We looked at a range of questions when discussing the current issue of “teacher accountability” during our dialogues on April 11. Efforts to evaluate teaching have been a focus of the federal “Race to the Top” initiative as well as recent efforts in the state legislature. One of the first things we discussed was the phrase “teacher accountability” or the focus on “teacher quality” as opposed to “quality teaching” or a broader look at the educational adequacy of the system which would include a review of whether appropriate standards are in place and the system is adequately administered. If standards don’t really relate to good learning opportunities then we should not be using them to evaluate quality of teaching! Nor should teachers bear the full weight of ensuring the adequacy of our education systems. For more on how to look at teaching quality systemically, see this Stanford University Report, “Creating A Comprehensive System for Evaluating and Supporting Effective Teaching.”
We considered the importance of evaluating teachers to provide feedback, ensure basic skills, promote ongoing learning and professional development and promote dialogue. Although media discussion often focuses on replacing “failing teachers”, one focus of evaluation could just as well be to recognize excellence, retain excellent teachers, and help disseminate “best practices”. Evaluation tools need to reflect differences in experience and student populations taught. As in any good business, teachers should expect their individual reviews to be confidential, to obtain needed support, and to be fairly treated. Reviews should not come down to a single measure and should be based on more than one observation We also discussed some of the reasons evaluation has been resisted in the past – bias of the individual reviewing, no clear goals, not clear standards, and disconnects between what is measured and what is being taught.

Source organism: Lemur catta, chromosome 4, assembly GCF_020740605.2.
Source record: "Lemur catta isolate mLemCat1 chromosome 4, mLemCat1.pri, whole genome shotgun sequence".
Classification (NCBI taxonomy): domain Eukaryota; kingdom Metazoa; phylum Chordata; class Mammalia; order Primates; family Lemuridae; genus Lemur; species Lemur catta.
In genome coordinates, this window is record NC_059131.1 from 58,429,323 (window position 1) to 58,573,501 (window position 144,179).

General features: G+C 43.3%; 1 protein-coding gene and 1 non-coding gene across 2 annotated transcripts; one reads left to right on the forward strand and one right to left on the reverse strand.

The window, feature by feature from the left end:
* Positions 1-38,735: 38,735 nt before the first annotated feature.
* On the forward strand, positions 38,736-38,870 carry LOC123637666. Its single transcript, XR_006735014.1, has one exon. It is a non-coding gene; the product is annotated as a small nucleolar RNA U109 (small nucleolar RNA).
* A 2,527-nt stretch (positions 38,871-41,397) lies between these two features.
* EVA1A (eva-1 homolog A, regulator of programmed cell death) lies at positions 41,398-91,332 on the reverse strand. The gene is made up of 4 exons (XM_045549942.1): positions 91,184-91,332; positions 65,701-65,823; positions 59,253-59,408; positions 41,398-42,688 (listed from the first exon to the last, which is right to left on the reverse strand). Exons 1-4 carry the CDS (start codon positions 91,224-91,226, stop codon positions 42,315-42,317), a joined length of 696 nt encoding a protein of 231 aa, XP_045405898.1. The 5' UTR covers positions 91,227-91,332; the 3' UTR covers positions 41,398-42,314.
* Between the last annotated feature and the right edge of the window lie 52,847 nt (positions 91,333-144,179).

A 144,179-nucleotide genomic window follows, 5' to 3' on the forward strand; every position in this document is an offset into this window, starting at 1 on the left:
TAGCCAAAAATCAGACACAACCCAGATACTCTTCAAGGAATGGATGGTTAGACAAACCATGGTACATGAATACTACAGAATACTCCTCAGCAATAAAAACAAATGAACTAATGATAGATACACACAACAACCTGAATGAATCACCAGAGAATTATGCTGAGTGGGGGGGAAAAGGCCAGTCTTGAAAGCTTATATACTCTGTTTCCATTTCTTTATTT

Columbia, by adopting the common core standards, and implementing collaborative learning communities has helped to minimize some of the problems with bias or inconsistency in evaluating teacher. Currently our teachers have a formal annual evaluation over their first five years and this incorporates lesson design and delivery. Both coordinators and principals observe in the classroom and provide feedback. Each teacher prepares a professional enrichment plan which helps them set individual goals and also a self-evaluation. Teachers who are evaluated as needing extra help or further training prepare a “professional improvement plan” and the implementation of that is monitored. See below for additional resources.
We also noted that discussions of “teaching quality” could provide more opportunities for parents and students to be heard and provide input, while still ensuring that fair treatment of the teacher. See this summary on using Student Feedback for ideas on how this might be incorporated.
Additional Resources as Noted Above
1. Additional Resources
- Resource 1: Trends and Early Lessons on Teacher Evaluations and Effectiveness Policies by State of the States, published by The National Council on Teacher Quality
- Resource 2: New Assessments for Improved Accountability by The Hamilton Project
- Resource 3: A Synthesis of Research on Principal Influence to Inform Performance Evaluation Design by the American Institute for Research
- Resource 4: Position on Special Education Teacher Evaluation by the Council for Exceptional Children